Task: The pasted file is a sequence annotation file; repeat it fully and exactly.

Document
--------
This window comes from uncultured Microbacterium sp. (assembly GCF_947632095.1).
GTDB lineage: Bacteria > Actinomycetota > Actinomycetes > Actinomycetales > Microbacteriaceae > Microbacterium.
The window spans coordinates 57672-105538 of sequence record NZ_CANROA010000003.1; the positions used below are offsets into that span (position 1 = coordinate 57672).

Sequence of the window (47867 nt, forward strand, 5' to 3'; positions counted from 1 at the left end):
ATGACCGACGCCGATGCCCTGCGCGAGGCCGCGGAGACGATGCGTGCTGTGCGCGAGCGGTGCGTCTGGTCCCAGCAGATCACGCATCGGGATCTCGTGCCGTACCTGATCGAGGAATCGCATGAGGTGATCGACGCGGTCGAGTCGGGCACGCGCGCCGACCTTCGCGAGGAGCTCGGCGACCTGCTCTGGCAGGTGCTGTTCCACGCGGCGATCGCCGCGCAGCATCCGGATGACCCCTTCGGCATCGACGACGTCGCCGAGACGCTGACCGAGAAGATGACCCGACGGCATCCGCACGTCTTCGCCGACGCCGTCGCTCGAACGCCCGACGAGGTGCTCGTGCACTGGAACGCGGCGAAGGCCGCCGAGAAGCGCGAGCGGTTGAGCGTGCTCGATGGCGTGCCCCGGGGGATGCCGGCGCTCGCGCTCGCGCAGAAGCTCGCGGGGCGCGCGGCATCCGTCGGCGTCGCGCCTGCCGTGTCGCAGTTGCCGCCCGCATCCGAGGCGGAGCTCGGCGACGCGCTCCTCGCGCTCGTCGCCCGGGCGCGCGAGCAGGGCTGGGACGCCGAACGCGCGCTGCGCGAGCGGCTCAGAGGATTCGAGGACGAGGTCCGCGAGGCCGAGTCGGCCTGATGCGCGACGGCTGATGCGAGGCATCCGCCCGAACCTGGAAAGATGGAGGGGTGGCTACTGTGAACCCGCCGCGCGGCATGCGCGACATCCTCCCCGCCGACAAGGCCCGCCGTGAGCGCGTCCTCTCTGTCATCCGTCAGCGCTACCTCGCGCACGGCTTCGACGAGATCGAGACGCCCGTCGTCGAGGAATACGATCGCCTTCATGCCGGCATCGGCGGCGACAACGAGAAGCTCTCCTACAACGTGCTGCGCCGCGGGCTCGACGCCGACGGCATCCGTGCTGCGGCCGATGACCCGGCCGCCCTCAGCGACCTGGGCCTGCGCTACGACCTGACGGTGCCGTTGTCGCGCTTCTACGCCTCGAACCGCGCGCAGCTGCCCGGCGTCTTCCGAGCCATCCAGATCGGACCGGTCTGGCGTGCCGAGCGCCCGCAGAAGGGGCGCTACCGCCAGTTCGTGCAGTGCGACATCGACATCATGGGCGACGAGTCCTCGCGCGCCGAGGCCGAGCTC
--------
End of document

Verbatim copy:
This window comes from uncultured Microbacterium sp. (assembly GCF_947632095.1).
GTDB lineage: Bacteria > Actinomycetota > Actinomycetes > Actinomycetales > Microbacteriaceae > Microbacterium.
The window spans coordinates 57672-105538 of sequence record NZ_CANROA010000003.1; the positions used below are offsets into that span (position 1 = coordinate 57672).

Sequence of the window (47867 nt, forward strand, 5' to 3'; positions counted from 1 at the left end):
ATGACCGACGCCGATGCCCTGCGCGAGGCCGCGGAGACGATGCGTGCTGTGCGCGAGCGGTGCGTCTGGTCCCAGCAGATCACGCATCGGGATCTCGTGCCGTACCTGATCGAGGAATCGCATGAGGTGATCGACGCGGTCGAGTCGGGCACGCGCGCCGACCTTCGCGAGGAGCTCGGCGACCTGCTCTGGCAGGTGCTGTTCCACGCGGCGATCGCCGCGCAGCATCCGGATGACCCCTTCGGCATCGACGACGTCGCCGAGACGCTGACCGAGAAGATGACCCGACGGCATCCGCACGTCTTCGCCGACGCCGTCGCTCGAACGCCCGACGAGGTGCTCGTGCACTGGAACGCGGCGAAGGCCGCCGAGAAGCGCGAGCGGTTGAGCGTGCTCGATGGCGTGCCCCGGGGGATGCCGGCGCTCGCGCTCGCGCAGAAGCTCGCGGGGCGCGCGGCATCCGTCGGCGTCGCGCCTGCCGTGTCGCAGTTGCCGCCCGCATCCGAGGCGGAGCTCGGCGACGCGCTCCTCGCGCTCGTCGCCCGGGCGCGCGAGCAGGGCTGGGACGCCGAACGCGCGCTGCGCGAGCGGCTCAGAGGATTCGAGGACGAGGTCCGCGAGGCCGAGTCGGCCTGATGCGCGACGGCTGATGCGAGGCATCCGCCCGAACCTGGAAAGATGGAGGGGTGGCTACTGTGAACCCGCCGCGCGGCATGCGCGACATCCTCCCCGCCGACAAGGCCCGCCGTGAGCGCGTCCTCTCTGTCATCCGTCAGCGCTACCTCGCGCACGGCTTCGACGAGATCGAGACGCCCGTCGTCGAGGAATACGATCGCCTTCATGCCGGCATCGGCGGCGACAACGAGAAGCTCTCCTACAACGTGCTGCGCCGCGGGCTCGACGCCGACGGCATCCGTGCTGCGGCCGATGACCCGGCCGCCCTCAGCGACCTGGGCCTGCGCTACGACCTGACGGTGCCGTTGTCGCGCTTCTACGCCTCGAACCGCGCGCAGCTGCCCGGCGTCTTCCGAGCCATCCAGATCGGACCGGTCTGGCGTGCCGAGCGCCCGCAGAAGGGGCGCTACCGCCAGTTCGTGCAGTGCGACATCGACATCATGGGCGACGAGTCCTCGCGCGCCGAGGCCGAGCTC